This is my second century. I was 13 when it began—young enough to be almost fluent, but old enough that my technological skills retain a quaint 20th-century accent. (For example, I still use email.)
My parents’ generation, on the other hand, didn’t encounter the 21st century until they were full-grown adults. They’d settled into their habits when this digital tide began rising around them: Facebook, Twitter, viral videos, actual computer viruses, Android, Snapchat, gifs, Reddit…
And so was born that tragicomedy of 21st-century life: young people trying to explain technology to their parents. It’s frustrating both for the kids (“Why are you so incompetent?!”) and for the parents (“Why do I need this stupid device anyway?!”).
“This is so easy. Why can’t you do it?” vs. “This is so hard. What’s the point?” Now, why does that sound so familiar…?
Oh, that’s right! Because I’m a math teacher.
I have plenty of experience in conveying technical details to people who are skeptical of their value. I know that practice is important, that learning is scary, and—most of all—that it helps to understand what exactly it is you’re doing.
So I hereby offer, on behalf of generations already here and generations yet to come, three basic steps for explaining technology to your elders.
After several lessons, my grandmother still couldn’t use her new flatscreen TV. “I’ll never learn,” she laughed, half a taunt and half a lament. “I’m too old and stubborn. Your father is the computer man.”
I pressed on. What was she missing? Yes, she knew that the cable box showed lots of channels. Yes, she knew that the TV had two remotes. Yes, she even knew the appropriate sequence of buttons to push. And yet she kept complaining about a darkened screen that wouldn’t turn on.
Eventually I realized the problem. She didn’t realize that the information comes in through the cable box, and is then projected out through the television screen. She knew there were two machines, cable box and TV. But she didn’t realize that you need them both to be on.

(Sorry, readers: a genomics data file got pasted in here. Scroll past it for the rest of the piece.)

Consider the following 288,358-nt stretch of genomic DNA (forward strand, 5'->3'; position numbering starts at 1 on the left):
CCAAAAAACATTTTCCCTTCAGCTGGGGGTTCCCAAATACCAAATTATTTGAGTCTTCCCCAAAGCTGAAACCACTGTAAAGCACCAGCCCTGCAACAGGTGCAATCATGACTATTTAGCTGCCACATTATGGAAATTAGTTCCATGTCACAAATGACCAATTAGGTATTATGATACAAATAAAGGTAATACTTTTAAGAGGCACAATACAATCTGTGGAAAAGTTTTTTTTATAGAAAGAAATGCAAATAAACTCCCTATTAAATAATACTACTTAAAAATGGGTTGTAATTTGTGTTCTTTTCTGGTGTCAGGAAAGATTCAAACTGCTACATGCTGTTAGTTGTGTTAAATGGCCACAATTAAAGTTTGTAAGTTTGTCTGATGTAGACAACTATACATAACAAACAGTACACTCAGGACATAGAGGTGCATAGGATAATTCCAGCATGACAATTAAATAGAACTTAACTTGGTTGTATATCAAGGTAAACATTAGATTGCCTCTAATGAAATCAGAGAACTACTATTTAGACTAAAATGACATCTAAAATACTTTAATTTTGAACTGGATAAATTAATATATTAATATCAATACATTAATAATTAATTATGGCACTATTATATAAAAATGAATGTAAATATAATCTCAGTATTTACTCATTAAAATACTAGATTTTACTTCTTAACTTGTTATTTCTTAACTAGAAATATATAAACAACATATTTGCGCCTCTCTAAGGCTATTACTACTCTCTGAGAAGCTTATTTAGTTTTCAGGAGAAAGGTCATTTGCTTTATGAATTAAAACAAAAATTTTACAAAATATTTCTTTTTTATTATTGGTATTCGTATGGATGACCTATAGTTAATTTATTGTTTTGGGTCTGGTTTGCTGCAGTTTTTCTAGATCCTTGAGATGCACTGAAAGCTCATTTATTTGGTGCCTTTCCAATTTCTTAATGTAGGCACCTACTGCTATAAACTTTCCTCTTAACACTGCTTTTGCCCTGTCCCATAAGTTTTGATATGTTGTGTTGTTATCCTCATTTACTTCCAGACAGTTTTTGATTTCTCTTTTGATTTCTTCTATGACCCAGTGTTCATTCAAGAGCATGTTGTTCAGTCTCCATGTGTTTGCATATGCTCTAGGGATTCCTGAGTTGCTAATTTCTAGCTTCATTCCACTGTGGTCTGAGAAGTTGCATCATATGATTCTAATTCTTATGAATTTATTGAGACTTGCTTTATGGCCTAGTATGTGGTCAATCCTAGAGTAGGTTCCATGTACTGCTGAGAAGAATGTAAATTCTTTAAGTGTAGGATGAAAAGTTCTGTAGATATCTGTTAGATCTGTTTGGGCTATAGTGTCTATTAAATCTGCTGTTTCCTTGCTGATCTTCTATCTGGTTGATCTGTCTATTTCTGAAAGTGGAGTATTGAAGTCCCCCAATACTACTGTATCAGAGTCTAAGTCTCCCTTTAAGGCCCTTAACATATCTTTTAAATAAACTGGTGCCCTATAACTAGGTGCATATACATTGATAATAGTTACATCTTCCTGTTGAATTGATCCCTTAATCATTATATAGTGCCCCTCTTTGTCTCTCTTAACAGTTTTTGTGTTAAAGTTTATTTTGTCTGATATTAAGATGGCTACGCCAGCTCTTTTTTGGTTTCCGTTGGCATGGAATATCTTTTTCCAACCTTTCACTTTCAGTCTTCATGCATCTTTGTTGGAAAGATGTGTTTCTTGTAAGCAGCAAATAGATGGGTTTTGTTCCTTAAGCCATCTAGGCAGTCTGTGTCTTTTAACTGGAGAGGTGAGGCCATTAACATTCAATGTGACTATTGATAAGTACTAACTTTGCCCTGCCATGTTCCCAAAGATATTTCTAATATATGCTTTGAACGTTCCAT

We put down the remotes and talked through this basic idea. “What happens if the TV’s on, but the cable’s off?” “What if the cable’s on, but the TV’s off?” It took time and some animated hand gestures. (Though sharp and witty as ever, she was inescapably 89 years old.) But eventually she got it.
In the classroom, I find concepts wonderfully fun to teach—they deliver the light-bulb moments, the “Eureka!” smiles when something clicks. But that’s not enough. Ideas alone won’t update your antivirus software, change your email password, or reprogram your DVR.
Mastering the concept of “bread” doesn’t mean you know how to bake a loaf. You need to learn some procedures, too.
With my grandmother, this meant recording the exact steps she needed to follow. Once I’d written instructions for her, she smartly insisted on jotting down her own, additional comments in the margins. This worked well, for the same reasons I ask students to take notes in class: (1) Note-taking is active, forcing you to consider each step in turn; and (2) It gives you a chance to annotate and elaborate upon the tricky bits.
Next came the hardest part: Letting her try it herself.
Watching her fumble with the remotes, I felt the urge to step in. A three-second intervention—my hitting a single button—could have saved her two minutes or more. No grandson wants to watch his beloved grandmother spend her precious time on Earth locked in a losing struggle with a cable box.
But making mistakes isn’t just a part of learning. Making mistakes is learning. In math class, knowing the principles for solving an equation doesn’t mean you’ll be able to actually solve any. You’ve got to get out there and do it, erring and tripping along the way. Success becomes automatic only after a bit of drill and feedback.
And so it is with cable boxes. Ten minutes of guided practice can save you an hour of confusion and heartache down the road.
The whole lesson, from start to finish, took perhaps forty minutes. By the end of it, my grandmother’s new TV had transformed from a taunting demon into something a little more approachable—something that maybe, with a little luck, she could work by herself.
To achieve mastery, all three steps are crucial. (1) Learn the concept; (2) Break down the technique; and (3) Practice the skill.
In classrooms and living rooms alike, I find that the “concept” step is most often overlooked. Too often, we ask our students (be they teenagers or octogenarians) to start practicing skills before they have any sense of their context and purpose. Unsurprisingly, they forget or mix up the steps, growing frustrated at the maddening arbitrariness of it all.
We teachers must be wary of “expert blindness.” When our knowledge is effortless and automatic, it can be hard to unpack it for novices. We take for granted that the pupil understands the purpose of the machine, or its fundamental features—when that basic fact may be precisely what’s missing.